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replacing a power supply and rebooting question

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replacing a power supply and rebooting question

Old 01-29-04, 03:27 PM
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replacing a power supply and rebooting question

hi folks. i have a hewlett packard computer running millenium edition. just recently crashed. need a new power source and the computer dude told me that HPs are NOT compatible with other power sources---my options are to either pay more for an HP power source or to get a generic power source and use a different casing.

so, first off, what in the hell does that mean? i am assuming that means the nifty little covering around everything on my hard drive. how much would one run? would i just be better off paying 65 bucks for an HP one? if i used a generic one, would i have any problems with my other HP components? how difficult is it to install a power source? the guy wants to charge me 40 bucks to do it... i dont think it can be that difficult....

secondly, i need to "reboot and reinstall" all my programs. i have the disks but since ME has been nothing but a royal pain in the arse, i would prefer to use NT or somethign like that. if i use a friend's disk for something other than ME, will i have problems opening up any saved files?

and lastly, speaking of saved files, do i need to back up all my files on my hard drive before rebooting/reinstalling the programs?

excuse the elementary style questions--i really am an idiot here thanks in advance for any help!
Old 01-29-04, 03:37 PM
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Welcome to the world of compaq and HP spare replacement. You can't use any other power supply, the connector that hooks into the motherboard uses a non-standard wiring sequence, and mounting is typically different as well. Your options are pretty limited. Buy the HP part, or get a new computer.

dave
Old 01-29-04, 05:01 PM
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If you do a google, you can get cheap proprietary PSUs from 3rd party vendors. This includes Dell, Compaq, HP, etc.

If you plan on installing another OS, start fresh and do a disk wipe before the install. But yes, all your files and programs will be lost, so you'll have burn your crucial documents and data on CDs. If it's too time consuming, get a new hard drive and install the new OS on it. Disconnect the older HD when you install the new OS and connect it again after installation. Move your files from the old HD to the new one and wipe the old HD.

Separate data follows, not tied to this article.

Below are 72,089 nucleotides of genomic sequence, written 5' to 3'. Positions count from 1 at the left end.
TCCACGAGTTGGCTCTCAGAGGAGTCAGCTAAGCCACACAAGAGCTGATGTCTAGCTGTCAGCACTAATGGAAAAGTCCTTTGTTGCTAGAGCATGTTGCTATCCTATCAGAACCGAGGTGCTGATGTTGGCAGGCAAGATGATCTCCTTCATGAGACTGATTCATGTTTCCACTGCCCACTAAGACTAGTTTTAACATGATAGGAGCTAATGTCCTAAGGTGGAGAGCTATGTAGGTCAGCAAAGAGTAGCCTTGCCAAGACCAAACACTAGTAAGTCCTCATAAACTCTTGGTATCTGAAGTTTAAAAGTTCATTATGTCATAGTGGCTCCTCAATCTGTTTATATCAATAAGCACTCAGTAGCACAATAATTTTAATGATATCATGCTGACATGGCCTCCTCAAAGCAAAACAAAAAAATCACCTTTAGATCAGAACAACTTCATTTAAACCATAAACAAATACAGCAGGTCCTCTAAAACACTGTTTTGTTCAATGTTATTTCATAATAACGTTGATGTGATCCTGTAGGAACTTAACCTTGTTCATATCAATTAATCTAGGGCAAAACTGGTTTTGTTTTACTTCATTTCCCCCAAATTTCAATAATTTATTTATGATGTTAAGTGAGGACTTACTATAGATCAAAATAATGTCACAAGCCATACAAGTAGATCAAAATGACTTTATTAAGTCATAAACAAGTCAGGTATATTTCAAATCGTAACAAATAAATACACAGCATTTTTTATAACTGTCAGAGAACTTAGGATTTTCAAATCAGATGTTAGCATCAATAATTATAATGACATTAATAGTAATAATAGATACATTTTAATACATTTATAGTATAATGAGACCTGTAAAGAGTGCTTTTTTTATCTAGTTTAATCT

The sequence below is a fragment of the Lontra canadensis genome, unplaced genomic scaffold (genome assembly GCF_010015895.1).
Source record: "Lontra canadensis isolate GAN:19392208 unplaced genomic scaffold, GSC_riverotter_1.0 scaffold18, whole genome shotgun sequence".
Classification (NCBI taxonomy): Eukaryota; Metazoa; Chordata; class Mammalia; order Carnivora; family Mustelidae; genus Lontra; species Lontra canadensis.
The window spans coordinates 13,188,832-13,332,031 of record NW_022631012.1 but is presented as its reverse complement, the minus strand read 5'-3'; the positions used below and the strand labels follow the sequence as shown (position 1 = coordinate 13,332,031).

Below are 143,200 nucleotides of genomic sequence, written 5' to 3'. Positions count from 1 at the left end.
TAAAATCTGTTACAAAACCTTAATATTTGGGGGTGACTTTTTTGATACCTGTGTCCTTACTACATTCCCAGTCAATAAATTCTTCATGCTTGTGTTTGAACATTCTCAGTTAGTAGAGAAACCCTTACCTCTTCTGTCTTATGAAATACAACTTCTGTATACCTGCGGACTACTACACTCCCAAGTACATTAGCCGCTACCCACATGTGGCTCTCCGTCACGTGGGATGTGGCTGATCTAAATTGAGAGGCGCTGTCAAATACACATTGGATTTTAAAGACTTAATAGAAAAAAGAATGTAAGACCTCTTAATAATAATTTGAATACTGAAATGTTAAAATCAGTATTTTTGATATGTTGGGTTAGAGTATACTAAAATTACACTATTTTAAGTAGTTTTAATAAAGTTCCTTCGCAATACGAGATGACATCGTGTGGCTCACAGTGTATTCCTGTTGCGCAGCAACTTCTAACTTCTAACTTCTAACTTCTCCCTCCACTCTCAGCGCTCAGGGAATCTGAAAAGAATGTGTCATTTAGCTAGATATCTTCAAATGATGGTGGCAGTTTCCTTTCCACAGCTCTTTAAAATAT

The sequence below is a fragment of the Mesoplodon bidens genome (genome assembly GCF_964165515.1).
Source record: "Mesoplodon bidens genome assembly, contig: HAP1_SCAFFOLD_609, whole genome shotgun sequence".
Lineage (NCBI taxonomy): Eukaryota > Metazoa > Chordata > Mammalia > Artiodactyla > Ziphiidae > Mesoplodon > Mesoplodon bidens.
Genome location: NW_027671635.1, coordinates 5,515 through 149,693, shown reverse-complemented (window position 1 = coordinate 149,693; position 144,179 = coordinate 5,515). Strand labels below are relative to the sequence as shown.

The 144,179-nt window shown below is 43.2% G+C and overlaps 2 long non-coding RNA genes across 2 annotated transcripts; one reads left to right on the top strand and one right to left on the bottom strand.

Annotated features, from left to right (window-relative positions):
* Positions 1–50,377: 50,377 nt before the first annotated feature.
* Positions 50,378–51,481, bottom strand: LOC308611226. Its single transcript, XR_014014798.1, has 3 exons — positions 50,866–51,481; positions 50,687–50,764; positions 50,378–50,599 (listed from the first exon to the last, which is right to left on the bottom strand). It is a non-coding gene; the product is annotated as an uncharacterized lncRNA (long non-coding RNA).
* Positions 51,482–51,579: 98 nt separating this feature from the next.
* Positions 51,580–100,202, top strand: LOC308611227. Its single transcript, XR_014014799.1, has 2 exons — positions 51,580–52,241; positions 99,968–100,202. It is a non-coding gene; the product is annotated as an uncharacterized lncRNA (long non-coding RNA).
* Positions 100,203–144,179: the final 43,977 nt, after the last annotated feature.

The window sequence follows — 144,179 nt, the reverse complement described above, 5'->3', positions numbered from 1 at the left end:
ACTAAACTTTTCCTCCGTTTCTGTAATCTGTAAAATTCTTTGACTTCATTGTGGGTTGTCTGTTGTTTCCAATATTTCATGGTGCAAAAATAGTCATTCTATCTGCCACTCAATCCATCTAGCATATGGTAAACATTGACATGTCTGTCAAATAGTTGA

Old 01-30-04, 03:11 PM
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secondly, i need to "reboot and reinstall" all my programs. i have the disks but since ME has been nothing but a royal pain in the arse, i would prefer to use NT or somethign like that.
You can use an XP upgrade like I did, and save a lot of trouble.

As for the power supply, I think you're locked into an HP one, unless you're willing to scrap the machine.
Old 01-30-04, 03:36 PM
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Originally posted by DivxGuy
You can use an XP upgrade like I did, and save a lot of trouble.
I'm surprise you've never read about all the horror stories about people saving time by upgrading when down the line they kick themselves because so many problems started popping up. When you upgrade, you're asking for trouble, not avoiding it.
Old 01-30-04, 03:54 PM
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I've read about them, but I don't put much stock in them. Upgrades have worked well for me over the years, and I've only done complete reinstalls when installations have been ruined by viruses and software that messed up the configuration.

One relative has a famously stable K6-300 now running Win2K Pro, which originally started out as a Win95 OSR 2 back in the spring of '97. My own AMD T-Bird 1.1Ghz is based on a Win2K installation originally created in January of 2001, and since cloned to several successively bigger hard drives, and upgraded to XP Pro. Still works OK.

RD (MSCSE/MCSD/MCDBA and soon to be Bachelor of Tech CST)
Old 01-30-04, 05:35 PM
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You might want to make a call to HP. They had a massive recall on several of their lines due to faulty power supplies. This is fully retroactive regardless of the date.

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